What’s the meaning of a missing piece?

What’s the meaning of a missing piece?

Machsikel Hadas' ark speaks of the closed synagogue's history

Anytime the urge to procrastinate becomes overwhelming, I steal away to the Special Collections gallery of the Heinz History Center, two floors down from the archives. I nod to the wax figure of Mr. Rogers, and then I duck around the corner to marvel at the ark from the old Machsikei Hadas Congregation in East Liberty. I love its carved hands giving the Priestly Blessing, its twin illustrations of the Ten Commandments wearing a crown and its gold-painted Hebrew words proclaiming: Baruch Haba B’shem Hashem.

The other day I noticed something odd about this ark: A big chunk is missing from the top of one column. The cut is clean, rimmed with molding. It was removed on purpose.

Knowing a little bit about the acquisition of this ark, I suspected there might be an explanation in the archive. Machsikei Hadas was crucial to the development of the Rauh Jewish History Program & Archives. The congregation disbanded in 1989, just a few months after the archive was established. Seeing an opportunity, the two Jewish organizations — one setting, one rising — partnered on an ambitious preservation effort.

The archive commissioned Hans Jonas to photograph the entire synagogue and Bernard Liff to draft architectural renderings of the floor plan. The carpenter Leslie Clifford was hired to oversee deconstruction of the sanctuary furnishings: the ark, lectern, bima, pews, mechitza, yahrzeit plaques and bookcases. The hauling company Move Express, owned by Steve Mitnick, crated all of these furnishings and shipped them to storage. All four men performed their work either pro bono or at cost. The archive only spent about $210.

Going to such lengths was justified because Machsikei Hadas was a rare opportunity to preserve the texture of the old immigrant synagogues of the Hill District. Machsikei Hadas was one of perhaps two dozen Jewish congregations founded in the Hill District between 1890 and 1940. A group of Galician Jews started the congregation in 1896. They dedicated a two story brick synagogue at Wylie and Granville streets in the Hill District in 1911 and remained in that home until 1953, when they relocated to Negley Avenue.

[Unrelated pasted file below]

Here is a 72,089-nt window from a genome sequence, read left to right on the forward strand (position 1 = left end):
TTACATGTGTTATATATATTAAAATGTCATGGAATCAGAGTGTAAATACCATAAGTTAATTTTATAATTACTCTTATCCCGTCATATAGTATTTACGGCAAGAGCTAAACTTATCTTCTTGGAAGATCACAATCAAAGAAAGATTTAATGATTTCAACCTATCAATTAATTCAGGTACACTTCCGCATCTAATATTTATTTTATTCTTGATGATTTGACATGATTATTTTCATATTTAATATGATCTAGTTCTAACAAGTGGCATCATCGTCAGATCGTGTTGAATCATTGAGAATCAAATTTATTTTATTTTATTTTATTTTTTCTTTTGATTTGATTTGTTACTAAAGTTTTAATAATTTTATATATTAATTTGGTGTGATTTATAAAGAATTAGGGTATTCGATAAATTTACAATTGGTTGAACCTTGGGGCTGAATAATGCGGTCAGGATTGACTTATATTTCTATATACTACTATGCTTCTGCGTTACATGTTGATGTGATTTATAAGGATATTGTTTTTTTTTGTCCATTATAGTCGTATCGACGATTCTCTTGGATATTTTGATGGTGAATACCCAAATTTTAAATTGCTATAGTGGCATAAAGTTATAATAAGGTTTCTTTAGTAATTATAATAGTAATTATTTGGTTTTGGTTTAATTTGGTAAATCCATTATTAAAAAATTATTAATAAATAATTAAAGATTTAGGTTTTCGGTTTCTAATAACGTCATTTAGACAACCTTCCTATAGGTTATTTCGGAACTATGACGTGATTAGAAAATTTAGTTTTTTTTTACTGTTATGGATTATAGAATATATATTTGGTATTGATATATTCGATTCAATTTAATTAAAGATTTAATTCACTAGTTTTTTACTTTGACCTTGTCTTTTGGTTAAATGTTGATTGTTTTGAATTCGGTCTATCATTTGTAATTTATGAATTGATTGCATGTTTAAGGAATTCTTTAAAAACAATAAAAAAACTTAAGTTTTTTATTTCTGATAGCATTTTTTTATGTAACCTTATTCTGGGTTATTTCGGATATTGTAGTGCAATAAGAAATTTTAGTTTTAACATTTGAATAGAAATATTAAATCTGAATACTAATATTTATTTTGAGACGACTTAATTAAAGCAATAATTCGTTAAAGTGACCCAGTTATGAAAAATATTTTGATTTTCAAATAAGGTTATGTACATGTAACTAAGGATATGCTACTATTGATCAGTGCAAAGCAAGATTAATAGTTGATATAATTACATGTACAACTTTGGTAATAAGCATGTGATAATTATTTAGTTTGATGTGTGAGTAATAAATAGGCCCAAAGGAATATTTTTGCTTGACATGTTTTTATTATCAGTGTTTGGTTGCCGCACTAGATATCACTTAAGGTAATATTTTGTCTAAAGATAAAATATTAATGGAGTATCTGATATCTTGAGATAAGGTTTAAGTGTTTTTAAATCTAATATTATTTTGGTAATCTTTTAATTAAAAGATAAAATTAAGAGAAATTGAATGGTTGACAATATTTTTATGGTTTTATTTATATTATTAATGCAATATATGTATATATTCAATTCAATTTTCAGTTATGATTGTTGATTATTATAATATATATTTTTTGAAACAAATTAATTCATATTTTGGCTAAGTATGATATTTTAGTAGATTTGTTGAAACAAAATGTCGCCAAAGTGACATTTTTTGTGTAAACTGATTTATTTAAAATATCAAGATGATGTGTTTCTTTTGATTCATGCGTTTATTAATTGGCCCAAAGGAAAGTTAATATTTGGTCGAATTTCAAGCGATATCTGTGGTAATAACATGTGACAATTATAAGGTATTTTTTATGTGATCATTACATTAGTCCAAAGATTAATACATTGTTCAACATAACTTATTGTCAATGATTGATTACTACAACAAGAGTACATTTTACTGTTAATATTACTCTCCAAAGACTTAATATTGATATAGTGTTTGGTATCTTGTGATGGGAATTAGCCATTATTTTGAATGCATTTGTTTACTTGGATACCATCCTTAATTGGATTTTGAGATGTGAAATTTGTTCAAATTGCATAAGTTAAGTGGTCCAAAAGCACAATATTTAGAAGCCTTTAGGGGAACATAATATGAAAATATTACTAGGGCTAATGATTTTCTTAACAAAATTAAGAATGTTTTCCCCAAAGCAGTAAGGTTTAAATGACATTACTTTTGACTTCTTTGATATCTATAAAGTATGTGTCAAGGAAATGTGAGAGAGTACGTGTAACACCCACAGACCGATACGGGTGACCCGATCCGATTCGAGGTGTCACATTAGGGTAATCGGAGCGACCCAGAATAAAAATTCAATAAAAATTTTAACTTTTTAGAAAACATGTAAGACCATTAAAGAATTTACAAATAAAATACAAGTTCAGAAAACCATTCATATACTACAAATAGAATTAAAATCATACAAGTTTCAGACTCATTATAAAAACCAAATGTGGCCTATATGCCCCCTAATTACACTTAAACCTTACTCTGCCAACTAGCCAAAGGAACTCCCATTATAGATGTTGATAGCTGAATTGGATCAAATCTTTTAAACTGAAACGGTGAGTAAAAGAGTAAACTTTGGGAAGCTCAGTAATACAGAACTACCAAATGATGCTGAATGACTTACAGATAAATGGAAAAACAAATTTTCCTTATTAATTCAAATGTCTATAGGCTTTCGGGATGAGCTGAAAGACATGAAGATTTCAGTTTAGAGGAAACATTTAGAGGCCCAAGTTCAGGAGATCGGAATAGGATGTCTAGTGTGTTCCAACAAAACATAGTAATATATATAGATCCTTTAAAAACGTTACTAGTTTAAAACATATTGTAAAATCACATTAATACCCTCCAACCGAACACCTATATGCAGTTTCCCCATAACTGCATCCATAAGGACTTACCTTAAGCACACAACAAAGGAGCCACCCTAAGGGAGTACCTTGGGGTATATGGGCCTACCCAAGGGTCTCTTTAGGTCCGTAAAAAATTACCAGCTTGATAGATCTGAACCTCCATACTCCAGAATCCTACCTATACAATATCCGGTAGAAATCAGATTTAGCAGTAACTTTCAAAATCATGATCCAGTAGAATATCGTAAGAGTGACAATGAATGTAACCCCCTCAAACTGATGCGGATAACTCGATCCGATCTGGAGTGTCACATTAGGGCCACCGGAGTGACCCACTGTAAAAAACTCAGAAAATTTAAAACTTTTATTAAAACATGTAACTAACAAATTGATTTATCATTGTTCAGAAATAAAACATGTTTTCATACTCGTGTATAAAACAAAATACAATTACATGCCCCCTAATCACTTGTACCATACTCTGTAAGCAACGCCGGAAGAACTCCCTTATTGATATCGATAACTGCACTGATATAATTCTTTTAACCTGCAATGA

Machsikei Hadas did not need to move to East Liberty. East Liberty already had five synagogues in 1953. So why did it make the move? An answer can be found in the words of Bennie Fassberg, who wrote the following in 1936, on the occasion of Machsikei Hadas’ 40th anniversary: “Our Shul, to us, the older members, meant much more than simply a place of religious worship. Torn by fate from our homes in Europe, from our families, friends and every other association that was dear to us, we could hardly have found a rallying centre, where we could forget our economic struggle and, sometimes, indifferent success in the acquisition of a new home. The Shul, then, was social club, friendly inn, study circle and many other things of a similar nature to its members.”

If the Jewish archives had been established in 1948, it would be filled with the records of old Hill District congregations like Machsikei Hadas. Instead, as the Jewish population of Pittsburgh moved to the eastern neighborhoods, a generation of records disappeared.

By good fortune, Machsikei Hadas took most of its things with it. According to congregational memory, all the sanctuary furnishings were moved from the Hill District to East Liberty. The claim makes sense, but no documentation actually supports it. The contract for the construction of the Wylie Avenue synagogue makes no mention of furnishings. There are no known interior photographs. The oldest surviving image of the ark was taken in 1953, during the week of the dedication ceremony in East Liberty.

The closest thing to proof comes from Jonas. His photographs of the synagogue show a support beam running across the length of the ceiling, exposed when several rooms of a residence became one large sanctuary in a house of worship. The beam could not be moved, of course, and so the ark had to accommodate. Without the documentary effort commissioned by the archive, this small significant detail might have been lost to history. pjc

Eric Lidji is the director of the Rauh Jewish History Program & Archives at the Heinz History Center. He can be reached at eslidji@heinzhistorycenter.org or 412-454-6406.

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